Web Instructor, Folk Studies
Theresa Osborne is a 2004 graduate of the WKU Folk Studies graduate program, where her focus was on public folklore. She has been teaching an online section of Cultural Diversity in the US for the Department of Folk Studies and Anthropology as an adjunct part-time faculty since 2005.
Born and raised in central Kentucky, Theresa moved to mountains of southeastern Kentucky in the early 1990's. "I fell in love with the people and then place, and I decided to make my home here. But when I decided to go back to graduate school I chose Western. I first came to WKU to study journalism. I was impressed with the caliber of the faculty and the quality of instruction." After completing her graduate studies she was offered the opportunity to teach an online course as an adjunct. "I jumped at the chance. I consider it to be an honor to be a part of Western's faculty even in a part-time position. I came to Western as a non-traditional student. I had spent several years living and traveling in Europe. I also worked for several years as a community journalist. I think I bring a unique and different perspective and set of experiences to my online students."
In addition to her work at WKU, Theresa has been involved with a community performance project called Higher Ground for the past seven years. "This project allows me to use the skills I gained from Western's Folk Studies program. Our theater productions are all created out of stories gathered from local people and address the actual issues and problems that face each of us on a day to day basis, while celebrating what is unique and valuable in our culture." The Higher Ground project was the subject of a KET documentary that continues to be aired periodically. Theresa is also a professional storyteller. "I have a sons, daughters, grandchildren and an egg-sucking dog. They all provide me with material for my stories."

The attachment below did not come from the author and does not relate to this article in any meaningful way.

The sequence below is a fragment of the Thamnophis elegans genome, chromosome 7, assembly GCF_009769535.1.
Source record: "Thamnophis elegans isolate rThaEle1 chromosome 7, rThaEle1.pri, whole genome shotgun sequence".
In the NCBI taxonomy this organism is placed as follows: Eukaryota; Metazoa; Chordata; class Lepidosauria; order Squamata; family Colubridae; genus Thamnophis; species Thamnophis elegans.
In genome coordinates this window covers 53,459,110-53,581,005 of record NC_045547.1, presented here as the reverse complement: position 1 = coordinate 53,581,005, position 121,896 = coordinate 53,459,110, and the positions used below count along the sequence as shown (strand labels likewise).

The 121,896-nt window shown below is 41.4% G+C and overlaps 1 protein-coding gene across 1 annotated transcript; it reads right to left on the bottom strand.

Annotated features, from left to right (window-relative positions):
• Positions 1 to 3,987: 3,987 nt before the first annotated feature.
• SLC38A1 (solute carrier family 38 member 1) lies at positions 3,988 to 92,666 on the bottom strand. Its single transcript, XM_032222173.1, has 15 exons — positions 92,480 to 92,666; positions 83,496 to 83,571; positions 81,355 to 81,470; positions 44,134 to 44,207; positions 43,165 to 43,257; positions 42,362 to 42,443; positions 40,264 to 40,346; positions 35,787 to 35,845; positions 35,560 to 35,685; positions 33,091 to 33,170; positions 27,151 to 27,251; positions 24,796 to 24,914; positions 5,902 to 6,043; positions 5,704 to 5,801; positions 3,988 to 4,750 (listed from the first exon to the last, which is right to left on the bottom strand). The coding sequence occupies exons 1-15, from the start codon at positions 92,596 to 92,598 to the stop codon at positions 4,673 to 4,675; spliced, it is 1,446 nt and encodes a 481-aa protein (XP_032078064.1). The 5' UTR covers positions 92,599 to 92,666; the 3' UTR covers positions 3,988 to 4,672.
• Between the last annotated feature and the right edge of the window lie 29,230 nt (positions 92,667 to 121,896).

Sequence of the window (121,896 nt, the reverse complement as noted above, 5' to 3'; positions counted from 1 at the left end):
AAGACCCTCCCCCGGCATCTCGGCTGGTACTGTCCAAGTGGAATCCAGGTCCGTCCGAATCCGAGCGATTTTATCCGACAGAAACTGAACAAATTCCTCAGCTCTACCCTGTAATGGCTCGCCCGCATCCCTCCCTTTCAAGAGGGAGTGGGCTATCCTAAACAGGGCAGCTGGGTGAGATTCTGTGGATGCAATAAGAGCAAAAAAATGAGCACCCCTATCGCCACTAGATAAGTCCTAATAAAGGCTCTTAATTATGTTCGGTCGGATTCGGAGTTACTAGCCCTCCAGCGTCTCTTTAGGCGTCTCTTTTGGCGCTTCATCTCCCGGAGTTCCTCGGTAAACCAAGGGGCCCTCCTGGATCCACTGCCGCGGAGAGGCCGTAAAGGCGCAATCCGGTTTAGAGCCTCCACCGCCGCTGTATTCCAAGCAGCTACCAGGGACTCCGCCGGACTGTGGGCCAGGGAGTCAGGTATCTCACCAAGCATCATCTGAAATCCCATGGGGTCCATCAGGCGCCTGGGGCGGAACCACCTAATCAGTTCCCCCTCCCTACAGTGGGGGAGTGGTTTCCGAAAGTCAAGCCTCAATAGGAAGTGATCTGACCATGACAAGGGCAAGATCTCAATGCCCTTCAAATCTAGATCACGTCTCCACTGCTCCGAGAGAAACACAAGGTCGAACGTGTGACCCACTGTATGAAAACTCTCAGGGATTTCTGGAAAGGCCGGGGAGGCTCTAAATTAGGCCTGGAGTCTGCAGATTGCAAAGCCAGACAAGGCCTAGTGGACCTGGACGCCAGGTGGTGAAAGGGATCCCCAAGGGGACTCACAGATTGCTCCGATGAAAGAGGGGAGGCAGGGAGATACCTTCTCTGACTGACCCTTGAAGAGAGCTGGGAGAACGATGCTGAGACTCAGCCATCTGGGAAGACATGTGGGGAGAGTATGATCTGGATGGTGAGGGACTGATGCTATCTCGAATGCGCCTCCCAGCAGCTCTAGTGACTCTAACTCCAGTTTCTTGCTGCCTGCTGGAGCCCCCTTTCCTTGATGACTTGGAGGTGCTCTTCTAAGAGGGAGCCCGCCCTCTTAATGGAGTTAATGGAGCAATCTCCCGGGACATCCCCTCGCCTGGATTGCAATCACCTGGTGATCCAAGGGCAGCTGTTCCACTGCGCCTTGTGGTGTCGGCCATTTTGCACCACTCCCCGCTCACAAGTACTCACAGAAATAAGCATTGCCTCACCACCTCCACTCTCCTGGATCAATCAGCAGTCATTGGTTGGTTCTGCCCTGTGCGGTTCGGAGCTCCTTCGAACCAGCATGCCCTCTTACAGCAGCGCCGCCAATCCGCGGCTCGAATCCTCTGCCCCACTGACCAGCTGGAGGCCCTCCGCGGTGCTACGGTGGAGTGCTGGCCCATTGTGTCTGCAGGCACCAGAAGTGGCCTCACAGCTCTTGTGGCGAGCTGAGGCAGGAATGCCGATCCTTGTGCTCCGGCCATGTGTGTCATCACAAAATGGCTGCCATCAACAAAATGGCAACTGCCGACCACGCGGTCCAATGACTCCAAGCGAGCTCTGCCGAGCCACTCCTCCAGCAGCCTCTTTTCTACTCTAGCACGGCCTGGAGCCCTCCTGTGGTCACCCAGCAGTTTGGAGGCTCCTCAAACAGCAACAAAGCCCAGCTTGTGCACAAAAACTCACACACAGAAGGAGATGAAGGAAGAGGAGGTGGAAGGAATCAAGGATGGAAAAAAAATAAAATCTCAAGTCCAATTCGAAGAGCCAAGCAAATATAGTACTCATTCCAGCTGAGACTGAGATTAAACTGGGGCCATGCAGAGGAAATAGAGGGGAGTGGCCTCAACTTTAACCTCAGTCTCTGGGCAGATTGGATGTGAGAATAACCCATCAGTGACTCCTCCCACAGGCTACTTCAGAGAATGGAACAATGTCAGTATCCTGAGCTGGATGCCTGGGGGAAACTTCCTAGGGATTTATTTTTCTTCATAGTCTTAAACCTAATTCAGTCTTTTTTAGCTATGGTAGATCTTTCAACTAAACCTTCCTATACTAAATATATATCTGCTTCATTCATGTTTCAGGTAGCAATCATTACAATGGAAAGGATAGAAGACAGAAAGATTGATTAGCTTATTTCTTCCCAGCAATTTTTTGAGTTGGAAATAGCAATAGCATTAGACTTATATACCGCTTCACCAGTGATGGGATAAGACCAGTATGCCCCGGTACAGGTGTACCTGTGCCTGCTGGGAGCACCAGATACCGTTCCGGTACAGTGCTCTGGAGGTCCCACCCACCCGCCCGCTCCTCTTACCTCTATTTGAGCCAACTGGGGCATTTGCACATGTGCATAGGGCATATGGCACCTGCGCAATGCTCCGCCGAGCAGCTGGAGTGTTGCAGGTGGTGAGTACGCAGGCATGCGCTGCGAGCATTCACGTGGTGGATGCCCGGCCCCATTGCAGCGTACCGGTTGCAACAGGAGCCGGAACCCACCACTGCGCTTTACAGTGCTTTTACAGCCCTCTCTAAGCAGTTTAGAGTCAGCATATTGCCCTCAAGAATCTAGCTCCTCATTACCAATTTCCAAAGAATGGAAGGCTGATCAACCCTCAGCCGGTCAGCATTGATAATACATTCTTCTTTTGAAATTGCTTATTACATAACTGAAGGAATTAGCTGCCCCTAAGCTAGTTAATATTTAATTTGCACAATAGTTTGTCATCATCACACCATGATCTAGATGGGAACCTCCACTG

For the past three years she has worked in partnership with Phyllis Sizemore the curator of the Kentucky Coal Museum in Benham, KY, to produce a weekly radio show called History Alive. The show airs on WMMT and its online radio program. "Phyllis and I both have a love of local history as told through the stories of local people. With this in mind, we began to record weekly radio shows with local people telling their stories and, in the process, the stories of our place. These programs are informal discussions that often result in laughter and sometimes tears. Our goal is to always show through these interviews that our history is alive and held in the hearts and stories of everyday people. To learn about this history, in most cases all you have to do is ask them to tell their story."
In her spare time, she and her family make regular trips to Belize Central America to continue mission outreach work they began there 13 years ago. "While I love my mountains here in Kentucky. I have a second home and family in the people of Belize."
Theresa is a Kentucky Community Scholar and member of the Kentucky Oral History Commission.
Courses I teach:
Cultural Diversity in the U.S.
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